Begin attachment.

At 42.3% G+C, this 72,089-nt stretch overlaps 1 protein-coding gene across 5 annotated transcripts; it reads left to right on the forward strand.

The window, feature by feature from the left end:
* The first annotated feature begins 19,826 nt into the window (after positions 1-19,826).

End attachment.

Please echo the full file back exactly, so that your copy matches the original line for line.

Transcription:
At 42.3% G+C, this 72,089-nt stretch overlaps 1 protein-coding gene across 5 annotated transcripts; it reads left to right on the forward strand.

The window, feature by feature from the left end:
* The first annotated feature begins 19,826 nt into the window (after positions 1-19,826).